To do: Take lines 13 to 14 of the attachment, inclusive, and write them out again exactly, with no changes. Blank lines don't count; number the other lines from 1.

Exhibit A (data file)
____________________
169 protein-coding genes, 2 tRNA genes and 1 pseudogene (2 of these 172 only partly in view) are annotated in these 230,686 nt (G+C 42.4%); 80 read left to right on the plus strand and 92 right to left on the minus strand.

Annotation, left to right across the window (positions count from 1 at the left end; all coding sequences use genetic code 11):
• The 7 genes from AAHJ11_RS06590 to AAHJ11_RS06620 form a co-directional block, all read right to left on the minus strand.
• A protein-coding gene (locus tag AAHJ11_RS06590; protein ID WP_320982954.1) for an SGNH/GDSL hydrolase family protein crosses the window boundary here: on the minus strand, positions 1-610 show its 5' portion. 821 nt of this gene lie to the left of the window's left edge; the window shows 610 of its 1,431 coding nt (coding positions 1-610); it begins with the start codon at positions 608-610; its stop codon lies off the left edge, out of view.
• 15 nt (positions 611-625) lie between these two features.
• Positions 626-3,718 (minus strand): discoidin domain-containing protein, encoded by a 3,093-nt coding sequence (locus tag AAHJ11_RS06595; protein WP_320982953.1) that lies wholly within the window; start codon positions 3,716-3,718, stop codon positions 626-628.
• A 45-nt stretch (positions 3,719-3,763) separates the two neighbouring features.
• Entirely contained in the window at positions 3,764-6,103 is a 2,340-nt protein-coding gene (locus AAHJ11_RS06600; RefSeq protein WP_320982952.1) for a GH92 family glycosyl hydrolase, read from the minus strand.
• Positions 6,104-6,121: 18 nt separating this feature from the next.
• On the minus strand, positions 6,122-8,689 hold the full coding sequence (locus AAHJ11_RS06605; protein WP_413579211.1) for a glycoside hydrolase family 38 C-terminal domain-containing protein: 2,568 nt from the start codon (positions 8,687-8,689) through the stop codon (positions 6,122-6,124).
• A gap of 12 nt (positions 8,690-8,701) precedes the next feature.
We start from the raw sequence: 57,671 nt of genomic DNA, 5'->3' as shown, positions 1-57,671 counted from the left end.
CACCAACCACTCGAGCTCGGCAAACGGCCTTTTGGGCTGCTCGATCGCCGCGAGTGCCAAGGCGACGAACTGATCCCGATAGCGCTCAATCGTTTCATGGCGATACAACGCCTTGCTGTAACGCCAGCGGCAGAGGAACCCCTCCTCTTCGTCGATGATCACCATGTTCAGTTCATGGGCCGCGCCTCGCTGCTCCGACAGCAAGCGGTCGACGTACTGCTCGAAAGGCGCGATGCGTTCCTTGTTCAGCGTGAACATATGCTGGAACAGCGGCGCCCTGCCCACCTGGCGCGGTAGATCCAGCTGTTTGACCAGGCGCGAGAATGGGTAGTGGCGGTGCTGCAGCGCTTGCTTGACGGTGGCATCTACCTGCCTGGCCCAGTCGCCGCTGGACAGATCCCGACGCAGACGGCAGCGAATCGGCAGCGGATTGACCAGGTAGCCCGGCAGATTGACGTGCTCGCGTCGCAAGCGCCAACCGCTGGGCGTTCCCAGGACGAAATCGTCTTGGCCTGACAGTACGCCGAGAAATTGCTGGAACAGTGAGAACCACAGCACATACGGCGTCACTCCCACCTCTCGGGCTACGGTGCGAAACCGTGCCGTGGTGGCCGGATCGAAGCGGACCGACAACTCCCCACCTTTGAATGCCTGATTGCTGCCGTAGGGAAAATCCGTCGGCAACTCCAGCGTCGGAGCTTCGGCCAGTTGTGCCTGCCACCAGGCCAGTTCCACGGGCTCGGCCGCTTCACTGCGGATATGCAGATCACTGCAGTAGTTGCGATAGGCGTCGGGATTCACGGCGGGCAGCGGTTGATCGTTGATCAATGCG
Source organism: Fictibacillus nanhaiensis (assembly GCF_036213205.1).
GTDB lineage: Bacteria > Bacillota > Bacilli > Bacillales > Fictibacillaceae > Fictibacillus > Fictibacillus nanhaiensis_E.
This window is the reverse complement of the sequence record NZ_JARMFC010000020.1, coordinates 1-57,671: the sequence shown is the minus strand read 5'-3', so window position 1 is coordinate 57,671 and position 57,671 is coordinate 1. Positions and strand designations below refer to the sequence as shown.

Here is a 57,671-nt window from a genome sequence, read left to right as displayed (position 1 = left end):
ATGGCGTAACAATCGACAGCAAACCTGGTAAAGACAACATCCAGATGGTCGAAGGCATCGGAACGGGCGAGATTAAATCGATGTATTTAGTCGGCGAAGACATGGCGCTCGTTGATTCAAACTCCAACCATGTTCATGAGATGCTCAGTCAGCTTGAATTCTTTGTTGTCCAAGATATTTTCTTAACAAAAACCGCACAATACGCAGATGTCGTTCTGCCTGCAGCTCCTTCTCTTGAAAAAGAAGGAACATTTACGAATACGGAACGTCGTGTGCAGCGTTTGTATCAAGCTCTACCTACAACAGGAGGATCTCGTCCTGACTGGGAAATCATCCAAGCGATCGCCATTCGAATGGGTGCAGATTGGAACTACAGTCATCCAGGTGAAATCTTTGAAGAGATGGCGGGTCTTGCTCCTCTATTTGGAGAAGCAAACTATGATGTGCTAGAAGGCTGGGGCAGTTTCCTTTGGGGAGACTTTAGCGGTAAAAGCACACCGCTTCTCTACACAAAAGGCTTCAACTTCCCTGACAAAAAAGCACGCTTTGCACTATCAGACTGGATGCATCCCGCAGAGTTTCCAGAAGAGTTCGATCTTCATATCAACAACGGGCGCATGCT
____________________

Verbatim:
CACCAACCACTCGAGCTCGGCAAACGGCCTTTTGGGCTGCTCGATCGCCGCGAGTGCCAAGGCGACGAACTGATCCCGATAGCGCTCAATCGTTTCATGGCGATACAACGCCTTGCTGTAACGCCAGCGGCAGAGGAACCCCTCCTCTTCGTCGATGATCACCATGTTCAGTTCATGGGCCGCGCCTCGCTGCTCCGACAGCAAGCGGTCGACGTACTGCTCGAAAGGCGCGATGCGTTCCTTGTTCAGCGTGAACATATGCTGGAACAGCGGCGCCCTGCCCACCTGGCGCGGTAGATCCAGCTGTTTGACCAGGCGCGAGAATGGGTAGTGGCGGTGCTGCAGCGCTTGCTTGACGGTGGCATCTACCTGCCTGGCCCAGTCGCCGCTGGACAGATCCCGACGCAGACGGCAGCGAATCGGCAGCGGATTGACCAGGTAGCCCGGCAGATTGACGTGCTCGCGTCGCAAGCGCCAACCGCTGGGCGTTCCCAGGACGAAATCGTCTTGGCCTGACAGTACGCCGAGAAATTGCTGGAACAGTGAGAACCACAGCACATACGGCGTCACTCCCACCTCTCGGGCTACGGTGCGAAACCGTGCCGTGGTGGCCGGATCGAAGCGGACCGACAACTCCCCACCTTTGAATGCCTGATTGCTGCCGTAGGGAAAATCCGTCGGCAACTCCAGCGTCGGAGCTTCGGCCAGTTGTGCCTGCCACCAGGCCAGTTCCACGGGCTCGGCCGCTTCACTGCGGATATGCAGATCACTGCAGTAGTTGCGATAGGCGTCGGGATTCACGGCGGGCAGCGGTTGATCGTTGATCAATGCG
Source organism: Fictibacillus nanhaiensis (assembly GCF_036213205.1).